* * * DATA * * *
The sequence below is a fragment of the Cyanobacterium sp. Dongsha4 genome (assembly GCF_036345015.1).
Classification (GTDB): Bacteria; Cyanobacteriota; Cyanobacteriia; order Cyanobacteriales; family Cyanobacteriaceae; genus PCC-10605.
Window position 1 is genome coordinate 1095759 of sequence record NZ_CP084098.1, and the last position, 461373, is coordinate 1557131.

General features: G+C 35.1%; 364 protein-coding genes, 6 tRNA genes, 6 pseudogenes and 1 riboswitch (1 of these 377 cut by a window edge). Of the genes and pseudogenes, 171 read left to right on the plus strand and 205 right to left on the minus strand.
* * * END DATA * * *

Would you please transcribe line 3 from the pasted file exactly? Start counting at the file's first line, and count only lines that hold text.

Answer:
Window position 1 is genome coordinate 1095759 of sequence record NZ_CP084098.1, and the last position, 461373, is coordinate 1557131.